Kingston University lecturer's sport and exercise psychology expertise informs pioneering programme to nurture Wimbledon stars of the future

Posted Thursday 13 July 2017

Kingston University lecturer's sport and exercise psychology expertise informs pioneering programme to nurture Wimbledon stars of the future

As the world's leading players take to the court at this year's Wimbledon Championships, a Kingston University sport psychology expert is playing a leading role in helping parents nurture the next generation of British tennis stars.

A number of the sport's top names have highlighted the pressures facing mothers and fathers supporting, and sometimes coaching, children on the junior circuit. Andy Murray's mother Judy – who trained the Wimbledon champion as well as his older brother Jamie – is among those to have shared stories of witnessing pushy and over-involved parents on the sidelines....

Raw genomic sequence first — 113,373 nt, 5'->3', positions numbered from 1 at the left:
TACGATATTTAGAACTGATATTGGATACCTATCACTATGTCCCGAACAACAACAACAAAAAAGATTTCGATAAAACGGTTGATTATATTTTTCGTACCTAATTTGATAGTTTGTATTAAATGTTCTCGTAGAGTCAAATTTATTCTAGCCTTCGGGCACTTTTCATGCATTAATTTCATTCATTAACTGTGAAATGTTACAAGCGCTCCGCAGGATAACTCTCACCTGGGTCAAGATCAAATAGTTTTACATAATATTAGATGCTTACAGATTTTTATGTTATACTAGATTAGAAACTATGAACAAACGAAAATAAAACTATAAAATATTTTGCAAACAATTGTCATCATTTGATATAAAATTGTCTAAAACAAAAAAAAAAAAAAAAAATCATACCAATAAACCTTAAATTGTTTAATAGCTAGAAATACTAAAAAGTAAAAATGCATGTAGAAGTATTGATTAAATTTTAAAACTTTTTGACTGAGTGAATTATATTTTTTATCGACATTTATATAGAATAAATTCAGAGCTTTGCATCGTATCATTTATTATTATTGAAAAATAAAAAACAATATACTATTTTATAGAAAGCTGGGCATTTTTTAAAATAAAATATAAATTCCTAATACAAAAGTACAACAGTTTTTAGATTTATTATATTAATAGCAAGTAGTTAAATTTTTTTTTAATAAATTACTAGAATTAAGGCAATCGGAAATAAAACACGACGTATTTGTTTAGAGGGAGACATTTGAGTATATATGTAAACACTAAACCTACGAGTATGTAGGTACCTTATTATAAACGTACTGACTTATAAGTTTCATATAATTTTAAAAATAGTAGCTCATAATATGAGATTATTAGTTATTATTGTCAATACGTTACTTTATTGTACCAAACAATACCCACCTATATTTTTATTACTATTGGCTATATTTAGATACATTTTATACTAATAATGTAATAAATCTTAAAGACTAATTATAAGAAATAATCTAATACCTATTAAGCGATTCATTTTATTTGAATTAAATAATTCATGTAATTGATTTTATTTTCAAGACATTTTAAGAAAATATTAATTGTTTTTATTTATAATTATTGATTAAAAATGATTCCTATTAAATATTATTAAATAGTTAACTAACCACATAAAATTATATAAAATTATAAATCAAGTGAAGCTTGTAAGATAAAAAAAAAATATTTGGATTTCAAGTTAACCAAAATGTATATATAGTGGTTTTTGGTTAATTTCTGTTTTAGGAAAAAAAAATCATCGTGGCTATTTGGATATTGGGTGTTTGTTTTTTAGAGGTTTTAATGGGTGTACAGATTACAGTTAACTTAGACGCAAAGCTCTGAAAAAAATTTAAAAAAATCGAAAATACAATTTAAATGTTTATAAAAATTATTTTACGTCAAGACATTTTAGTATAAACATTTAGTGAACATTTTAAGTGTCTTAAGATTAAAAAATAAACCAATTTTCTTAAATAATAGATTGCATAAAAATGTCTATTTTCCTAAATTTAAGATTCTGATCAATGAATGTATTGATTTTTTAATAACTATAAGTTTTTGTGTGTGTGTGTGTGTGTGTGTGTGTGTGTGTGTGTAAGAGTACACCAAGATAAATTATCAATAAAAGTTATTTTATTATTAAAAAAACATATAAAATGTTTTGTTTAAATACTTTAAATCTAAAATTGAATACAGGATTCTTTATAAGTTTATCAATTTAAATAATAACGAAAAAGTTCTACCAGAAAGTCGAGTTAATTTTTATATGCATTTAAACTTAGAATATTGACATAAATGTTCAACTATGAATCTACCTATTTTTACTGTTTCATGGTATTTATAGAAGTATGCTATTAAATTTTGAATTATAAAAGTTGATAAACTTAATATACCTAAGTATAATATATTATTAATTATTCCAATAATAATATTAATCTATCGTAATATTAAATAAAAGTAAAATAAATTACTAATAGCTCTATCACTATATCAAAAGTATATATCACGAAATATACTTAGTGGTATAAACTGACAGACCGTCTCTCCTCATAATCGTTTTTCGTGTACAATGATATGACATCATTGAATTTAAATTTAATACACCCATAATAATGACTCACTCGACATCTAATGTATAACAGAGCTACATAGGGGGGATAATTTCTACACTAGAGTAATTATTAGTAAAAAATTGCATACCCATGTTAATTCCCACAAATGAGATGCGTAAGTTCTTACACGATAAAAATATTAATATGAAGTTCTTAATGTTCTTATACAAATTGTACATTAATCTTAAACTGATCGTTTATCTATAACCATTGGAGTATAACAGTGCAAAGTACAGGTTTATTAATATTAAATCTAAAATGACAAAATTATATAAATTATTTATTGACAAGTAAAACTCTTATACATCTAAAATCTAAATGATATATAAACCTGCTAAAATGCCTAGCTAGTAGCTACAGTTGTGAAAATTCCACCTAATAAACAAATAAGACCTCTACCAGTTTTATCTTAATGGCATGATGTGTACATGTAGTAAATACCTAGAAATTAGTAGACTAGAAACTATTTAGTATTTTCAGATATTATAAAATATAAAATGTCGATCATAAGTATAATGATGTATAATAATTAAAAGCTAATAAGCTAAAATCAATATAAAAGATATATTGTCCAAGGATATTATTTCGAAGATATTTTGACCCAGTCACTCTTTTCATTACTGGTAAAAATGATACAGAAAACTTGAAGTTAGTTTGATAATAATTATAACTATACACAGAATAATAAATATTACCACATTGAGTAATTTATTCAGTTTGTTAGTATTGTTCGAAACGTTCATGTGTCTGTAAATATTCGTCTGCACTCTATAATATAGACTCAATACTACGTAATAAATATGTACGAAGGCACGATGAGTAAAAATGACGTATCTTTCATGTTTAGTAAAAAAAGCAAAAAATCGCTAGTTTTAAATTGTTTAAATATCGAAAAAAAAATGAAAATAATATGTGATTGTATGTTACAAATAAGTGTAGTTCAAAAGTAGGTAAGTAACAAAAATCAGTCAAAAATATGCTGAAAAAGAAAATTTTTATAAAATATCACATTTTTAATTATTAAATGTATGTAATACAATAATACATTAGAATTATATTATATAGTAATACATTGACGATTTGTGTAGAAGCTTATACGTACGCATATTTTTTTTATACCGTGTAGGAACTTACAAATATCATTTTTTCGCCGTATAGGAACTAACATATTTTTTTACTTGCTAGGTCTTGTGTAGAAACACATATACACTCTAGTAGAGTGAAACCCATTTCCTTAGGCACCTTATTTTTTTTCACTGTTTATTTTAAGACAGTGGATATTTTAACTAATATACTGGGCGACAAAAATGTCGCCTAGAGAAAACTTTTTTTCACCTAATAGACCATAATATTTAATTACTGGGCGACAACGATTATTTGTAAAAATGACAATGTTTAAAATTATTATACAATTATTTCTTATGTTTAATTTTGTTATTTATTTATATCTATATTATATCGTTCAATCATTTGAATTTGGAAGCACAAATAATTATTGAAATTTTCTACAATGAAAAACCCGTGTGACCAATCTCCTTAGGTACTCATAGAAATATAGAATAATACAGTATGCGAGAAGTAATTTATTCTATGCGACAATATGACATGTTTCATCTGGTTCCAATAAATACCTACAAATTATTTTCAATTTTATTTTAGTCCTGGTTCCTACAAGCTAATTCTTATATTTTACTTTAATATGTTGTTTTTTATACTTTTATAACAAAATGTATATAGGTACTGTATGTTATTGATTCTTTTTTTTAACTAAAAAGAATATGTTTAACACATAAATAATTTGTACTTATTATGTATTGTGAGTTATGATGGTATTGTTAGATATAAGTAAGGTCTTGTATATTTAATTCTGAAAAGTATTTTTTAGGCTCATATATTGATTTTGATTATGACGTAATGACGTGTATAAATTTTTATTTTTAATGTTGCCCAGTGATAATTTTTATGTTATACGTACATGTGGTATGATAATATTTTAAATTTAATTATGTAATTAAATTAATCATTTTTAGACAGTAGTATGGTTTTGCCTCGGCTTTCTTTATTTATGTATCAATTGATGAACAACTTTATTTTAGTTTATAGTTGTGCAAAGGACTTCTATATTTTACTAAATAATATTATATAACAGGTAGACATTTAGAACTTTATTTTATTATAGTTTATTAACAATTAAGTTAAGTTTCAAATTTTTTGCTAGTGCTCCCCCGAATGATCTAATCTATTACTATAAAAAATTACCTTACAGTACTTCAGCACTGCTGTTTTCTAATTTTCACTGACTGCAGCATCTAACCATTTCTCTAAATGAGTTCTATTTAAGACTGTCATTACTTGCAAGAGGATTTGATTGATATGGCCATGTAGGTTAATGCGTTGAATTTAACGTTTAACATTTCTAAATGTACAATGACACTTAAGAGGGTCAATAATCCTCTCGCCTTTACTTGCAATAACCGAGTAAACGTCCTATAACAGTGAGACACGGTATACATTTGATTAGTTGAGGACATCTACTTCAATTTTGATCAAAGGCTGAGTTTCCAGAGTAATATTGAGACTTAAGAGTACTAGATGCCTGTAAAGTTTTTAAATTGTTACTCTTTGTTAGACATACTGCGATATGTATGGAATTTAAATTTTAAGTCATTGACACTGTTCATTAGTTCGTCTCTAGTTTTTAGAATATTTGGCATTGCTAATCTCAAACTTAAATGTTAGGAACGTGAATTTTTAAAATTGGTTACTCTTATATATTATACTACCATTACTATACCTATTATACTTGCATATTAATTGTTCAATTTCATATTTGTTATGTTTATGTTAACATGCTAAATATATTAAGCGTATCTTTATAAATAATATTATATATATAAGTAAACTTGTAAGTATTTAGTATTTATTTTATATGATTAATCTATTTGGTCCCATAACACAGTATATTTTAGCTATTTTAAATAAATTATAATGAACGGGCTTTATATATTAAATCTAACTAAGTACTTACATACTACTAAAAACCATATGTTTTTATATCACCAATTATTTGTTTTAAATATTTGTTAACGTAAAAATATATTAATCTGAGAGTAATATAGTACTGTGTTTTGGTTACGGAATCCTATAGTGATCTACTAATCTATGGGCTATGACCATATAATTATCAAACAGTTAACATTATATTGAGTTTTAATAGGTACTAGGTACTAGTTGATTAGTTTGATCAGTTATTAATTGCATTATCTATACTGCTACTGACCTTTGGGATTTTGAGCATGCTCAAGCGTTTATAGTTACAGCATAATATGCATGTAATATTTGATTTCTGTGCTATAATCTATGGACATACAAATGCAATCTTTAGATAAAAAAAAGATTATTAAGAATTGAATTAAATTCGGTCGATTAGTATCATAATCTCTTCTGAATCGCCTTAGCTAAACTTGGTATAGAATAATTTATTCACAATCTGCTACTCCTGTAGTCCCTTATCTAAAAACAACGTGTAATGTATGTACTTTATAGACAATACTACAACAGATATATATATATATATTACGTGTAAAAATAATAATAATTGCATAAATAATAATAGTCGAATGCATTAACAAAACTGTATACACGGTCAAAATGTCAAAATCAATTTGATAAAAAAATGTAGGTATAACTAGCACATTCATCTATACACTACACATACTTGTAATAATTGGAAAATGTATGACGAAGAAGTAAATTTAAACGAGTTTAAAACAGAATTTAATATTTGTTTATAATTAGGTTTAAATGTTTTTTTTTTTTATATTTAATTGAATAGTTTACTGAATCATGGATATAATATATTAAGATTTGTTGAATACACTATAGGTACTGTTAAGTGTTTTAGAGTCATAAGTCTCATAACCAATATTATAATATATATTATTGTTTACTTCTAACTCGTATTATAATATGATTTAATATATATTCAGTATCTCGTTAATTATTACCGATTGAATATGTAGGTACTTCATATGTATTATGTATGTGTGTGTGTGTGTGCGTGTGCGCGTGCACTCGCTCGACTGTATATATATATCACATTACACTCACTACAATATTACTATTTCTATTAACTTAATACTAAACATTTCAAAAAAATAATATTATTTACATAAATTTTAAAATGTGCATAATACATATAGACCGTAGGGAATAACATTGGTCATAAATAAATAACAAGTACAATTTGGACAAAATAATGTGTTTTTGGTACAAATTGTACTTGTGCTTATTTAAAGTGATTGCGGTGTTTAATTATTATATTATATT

Kingston University scientists help unlock DNA of tropical snail that spreads deadly disease

Posted Tuesday 4 July 2017

Kingston University scientists help unlock DNA of tropical snail that spreads deadly disease

Scientists from Kingston University have played a pivotal role in uncovering vital information about the biology of a snail that spreads a deadly parasitic disease in tropical rivers and lakes.